Last Wednesday (1st February), MKTG in partnership with Strawberry Energy announced the roll out of 10 trial Smart Benches, sponsored by Cancer Research UK to celebrate World Cancer Day which took place on February 4th.
Not only do the benches make use of solar power to offer free Wi-Fi and charging portals to the community, but they allow users to donate £2 via contactless payment to Cancer Research UK, to help fund life- saving research.
Research was carried out with passers-by in areas of Lewisham and Islington where the benches have been installed. In only 7 days, the pilot of 10 benches has proven to be a hit, with the public awarding 9/10 stars for the benches’ “usefulness”. In addition, the benches have collectively totted up 1800 Wi-Fi connections and just short of a 1000 phone charges, with each person spending an average of 9 minutes on each bench. As unique visitors sit at 770, it is evident that people are connecting with the benches more than once.

Within a week, the benches have had a high amount of unique impressions

As well as a great public reception, over 40 media outlets reported coverage of the technology, citing it as revolutionary for the communities were the benches are present, with the BBC branding it as “future of benches in London”.

“The bench with contactless donation, is a world first”

97% of the bench users think that brands should do more to offer free services like this to the public. Users of the bench were quizzed as to how memorable brands sponsoring a bench would be, and over 7/10 people found Cancer Research UK had left an impression, while 8/10 people found Smart Bench advertising more memorable than other forms of OOH media.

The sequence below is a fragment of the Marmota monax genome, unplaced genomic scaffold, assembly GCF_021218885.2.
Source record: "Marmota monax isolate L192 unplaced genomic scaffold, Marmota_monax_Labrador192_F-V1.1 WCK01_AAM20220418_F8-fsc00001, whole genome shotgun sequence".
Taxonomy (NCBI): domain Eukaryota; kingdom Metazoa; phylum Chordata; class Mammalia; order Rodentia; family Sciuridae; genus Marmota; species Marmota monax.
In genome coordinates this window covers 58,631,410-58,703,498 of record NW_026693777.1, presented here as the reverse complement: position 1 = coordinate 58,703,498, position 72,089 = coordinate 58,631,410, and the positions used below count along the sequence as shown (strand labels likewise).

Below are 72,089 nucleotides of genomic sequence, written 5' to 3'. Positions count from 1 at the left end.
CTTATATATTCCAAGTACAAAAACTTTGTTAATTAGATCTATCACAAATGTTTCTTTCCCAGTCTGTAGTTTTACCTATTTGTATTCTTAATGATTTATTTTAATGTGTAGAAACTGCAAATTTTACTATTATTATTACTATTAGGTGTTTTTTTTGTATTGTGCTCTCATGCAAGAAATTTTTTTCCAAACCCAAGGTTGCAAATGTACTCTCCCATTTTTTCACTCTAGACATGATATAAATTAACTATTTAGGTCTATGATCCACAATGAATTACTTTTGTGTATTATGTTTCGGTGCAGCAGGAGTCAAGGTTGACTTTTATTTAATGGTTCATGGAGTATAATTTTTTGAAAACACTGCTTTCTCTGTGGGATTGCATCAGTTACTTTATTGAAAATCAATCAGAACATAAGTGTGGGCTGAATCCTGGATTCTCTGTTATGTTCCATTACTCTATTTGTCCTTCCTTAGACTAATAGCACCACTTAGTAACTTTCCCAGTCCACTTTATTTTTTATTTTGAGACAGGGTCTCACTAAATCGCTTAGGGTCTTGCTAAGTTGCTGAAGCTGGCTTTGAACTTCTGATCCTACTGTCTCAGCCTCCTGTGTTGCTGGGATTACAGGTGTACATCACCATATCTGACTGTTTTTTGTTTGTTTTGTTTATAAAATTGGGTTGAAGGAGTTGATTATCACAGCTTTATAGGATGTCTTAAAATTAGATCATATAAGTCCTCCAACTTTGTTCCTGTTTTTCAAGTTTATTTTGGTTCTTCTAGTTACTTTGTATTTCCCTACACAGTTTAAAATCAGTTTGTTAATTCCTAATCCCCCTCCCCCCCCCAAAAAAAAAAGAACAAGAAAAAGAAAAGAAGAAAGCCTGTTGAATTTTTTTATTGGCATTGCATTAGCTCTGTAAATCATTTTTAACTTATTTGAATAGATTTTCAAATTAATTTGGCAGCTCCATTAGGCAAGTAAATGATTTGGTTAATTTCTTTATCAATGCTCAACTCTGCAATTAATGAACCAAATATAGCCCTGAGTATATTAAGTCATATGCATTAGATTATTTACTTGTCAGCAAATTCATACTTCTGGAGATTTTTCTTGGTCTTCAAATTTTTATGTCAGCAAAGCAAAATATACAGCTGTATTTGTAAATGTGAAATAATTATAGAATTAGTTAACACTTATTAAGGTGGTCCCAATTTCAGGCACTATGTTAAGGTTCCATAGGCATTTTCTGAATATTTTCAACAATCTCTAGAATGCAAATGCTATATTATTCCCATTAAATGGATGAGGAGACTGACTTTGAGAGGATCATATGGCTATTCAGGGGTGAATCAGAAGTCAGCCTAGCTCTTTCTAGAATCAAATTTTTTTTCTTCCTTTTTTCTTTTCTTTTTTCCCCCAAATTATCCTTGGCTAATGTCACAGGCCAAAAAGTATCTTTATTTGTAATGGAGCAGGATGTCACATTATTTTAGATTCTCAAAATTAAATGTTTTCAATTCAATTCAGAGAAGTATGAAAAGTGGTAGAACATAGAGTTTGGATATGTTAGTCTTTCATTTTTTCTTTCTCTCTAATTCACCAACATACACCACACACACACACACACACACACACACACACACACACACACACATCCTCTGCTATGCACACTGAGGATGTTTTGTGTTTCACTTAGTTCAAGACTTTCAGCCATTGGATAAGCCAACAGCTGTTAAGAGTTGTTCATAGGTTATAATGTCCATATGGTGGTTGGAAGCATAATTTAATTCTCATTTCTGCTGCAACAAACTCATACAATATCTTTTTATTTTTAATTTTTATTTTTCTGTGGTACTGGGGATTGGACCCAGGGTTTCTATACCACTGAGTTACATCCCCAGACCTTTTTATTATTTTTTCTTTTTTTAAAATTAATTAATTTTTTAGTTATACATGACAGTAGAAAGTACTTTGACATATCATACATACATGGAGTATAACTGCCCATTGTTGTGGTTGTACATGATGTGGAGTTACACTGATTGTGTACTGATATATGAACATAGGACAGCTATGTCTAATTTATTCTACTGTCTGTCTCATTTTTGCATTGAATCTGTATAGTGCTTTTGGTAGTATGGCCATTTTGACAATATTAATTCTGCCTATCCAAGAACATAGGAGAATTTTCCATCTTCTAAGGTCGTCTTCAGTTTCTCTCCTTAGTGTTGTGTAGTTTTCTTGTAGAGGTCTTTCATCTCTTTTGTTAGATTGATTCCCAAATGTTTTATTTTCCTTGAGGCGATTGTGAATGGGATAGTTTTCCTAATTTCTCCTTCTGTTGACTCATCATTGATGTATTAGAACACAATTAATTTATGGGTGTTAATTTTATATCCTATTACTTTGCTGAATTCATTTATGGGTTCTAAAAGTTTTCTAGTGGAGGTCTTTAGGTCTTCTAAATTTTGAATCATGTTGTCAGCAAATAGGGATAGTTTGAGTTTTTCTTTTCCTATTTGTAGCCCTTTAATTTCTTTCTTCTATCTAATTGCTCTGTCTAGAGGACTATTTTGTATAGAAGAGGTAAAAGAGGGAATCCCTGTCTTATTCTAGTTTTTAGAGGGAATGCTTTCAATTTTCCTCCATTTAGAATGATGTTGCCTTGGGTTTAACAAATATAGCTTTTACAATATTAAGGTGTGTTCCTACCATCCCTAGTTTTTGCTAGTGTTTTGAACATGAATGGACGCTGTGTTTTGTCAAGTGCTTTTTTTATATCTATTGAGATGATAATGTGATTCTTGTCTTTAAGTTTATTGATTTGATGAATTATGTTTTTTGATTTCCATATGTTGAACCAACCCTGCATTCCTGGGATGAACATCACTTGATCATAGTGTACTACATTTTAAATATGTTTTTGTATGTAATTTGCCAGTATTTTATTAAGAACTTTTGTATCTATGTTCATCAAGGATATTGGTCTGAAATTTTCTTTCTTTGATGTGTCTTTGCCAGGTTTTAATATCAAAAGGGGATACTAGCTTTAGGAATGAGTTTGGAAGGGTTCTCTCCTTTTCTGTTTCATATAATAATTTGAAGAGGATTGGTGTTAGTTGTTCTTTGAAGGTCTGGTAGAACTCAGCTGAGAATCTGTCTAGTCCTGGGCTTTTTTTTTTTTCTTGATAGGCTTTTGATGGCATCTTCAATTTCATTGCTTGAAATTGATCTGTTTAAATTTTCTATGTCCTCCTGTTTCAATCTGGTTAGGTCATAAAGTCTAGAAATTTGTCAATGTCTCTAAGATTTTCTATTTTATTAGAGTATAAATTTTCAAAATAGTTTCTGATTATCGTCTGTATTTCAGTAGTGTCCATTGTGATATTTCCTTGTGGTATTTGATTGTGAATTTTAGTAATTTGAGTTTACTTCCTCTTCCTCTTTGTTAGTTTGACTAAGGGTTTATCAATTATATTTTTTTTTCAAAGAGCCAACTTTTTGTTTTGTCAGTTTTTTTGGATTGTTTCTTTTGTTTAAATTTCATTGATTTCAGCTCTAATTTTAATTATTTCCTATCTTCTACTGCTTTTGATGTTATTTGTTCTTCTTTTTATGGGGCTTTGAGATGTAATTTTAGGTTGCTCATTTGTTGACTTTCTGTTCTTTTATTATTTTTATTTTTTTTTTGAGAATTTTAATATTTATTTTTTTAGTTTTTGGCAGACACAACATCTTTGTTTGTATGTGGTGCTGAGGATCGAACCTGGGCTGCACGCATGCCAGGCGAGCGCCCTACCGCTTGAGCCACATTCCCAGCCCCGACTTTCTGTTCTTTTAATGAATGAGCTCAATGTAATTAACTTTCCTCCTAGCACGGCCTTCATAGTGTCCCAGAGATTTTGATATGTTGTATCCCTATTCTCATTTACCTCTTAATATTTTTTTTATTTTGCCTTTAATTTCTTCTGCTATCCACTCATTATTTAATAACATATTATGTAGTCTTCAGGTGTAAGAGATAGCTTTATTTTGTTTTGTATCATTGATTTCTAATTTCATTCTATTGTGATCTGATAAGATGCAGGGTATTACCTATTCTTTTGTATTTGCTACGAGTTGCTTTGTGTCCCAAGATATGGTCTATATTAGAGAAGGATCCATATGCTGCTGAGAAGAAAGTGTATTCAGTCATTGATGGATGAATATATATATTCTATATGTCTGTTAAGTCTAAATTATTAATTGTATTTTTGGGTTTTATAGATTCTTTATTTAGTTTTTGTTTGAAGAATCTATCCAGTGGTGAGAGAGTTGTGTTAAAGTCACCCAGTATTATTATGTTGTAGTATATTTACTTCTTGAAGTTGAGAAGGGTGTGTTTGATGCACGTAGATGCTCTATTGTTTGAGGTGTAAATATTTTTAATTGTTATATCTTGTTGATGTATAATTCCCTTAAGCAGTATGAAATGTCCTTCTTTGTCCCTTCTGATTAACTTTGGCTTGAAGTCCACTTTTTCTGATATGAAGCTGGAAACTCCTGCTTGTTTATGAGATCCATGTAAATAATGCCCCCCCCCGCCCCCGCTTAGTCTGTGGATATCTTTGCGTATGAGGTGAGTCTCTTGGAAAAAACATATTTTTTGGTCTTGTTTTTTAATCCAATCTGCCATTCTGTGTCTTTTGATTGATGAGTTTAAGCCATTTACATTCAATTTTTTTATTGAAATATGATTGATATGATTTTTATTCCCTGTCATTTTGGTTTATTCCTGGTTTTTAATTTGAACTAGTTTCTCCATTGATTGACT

Users of the benches find the branding more memorable than traditional forms of OOH

80 more smart benches will be installed later on in the year and MKTG will give brands the chance to sponsor this project which raises their level of public awareness.
A further 85% of users stated that their opinion of a brand would improve if they saw they had sponsored a smart bench, with 97% saying they would talk about it to a friend. This proves that providing an asset to the public which they appreciate and find advantageous raises the level of a brand’s estimation in the public eye.

A brand who provides a free services raises their level of awareness amongst the public

Christopher Nicola, Head of Urban Partnerships at MKTG, said: “In only one week of launching this smart city project, we have had an overwhelmingly positive response from the public, clients and local boroughs. Our initial  findings show that people want to see more smart benches in London, whilst also demonstrating a strong business case for brands to consider this new way of engaging with customers. With another ten benches launching by mid-March, smart benches are here to stay and we are excited to expand the London network as part of our portfolio of unique urban partnerships.”
The complete figures from the first week insights can be seen below.
Smart Benches infographic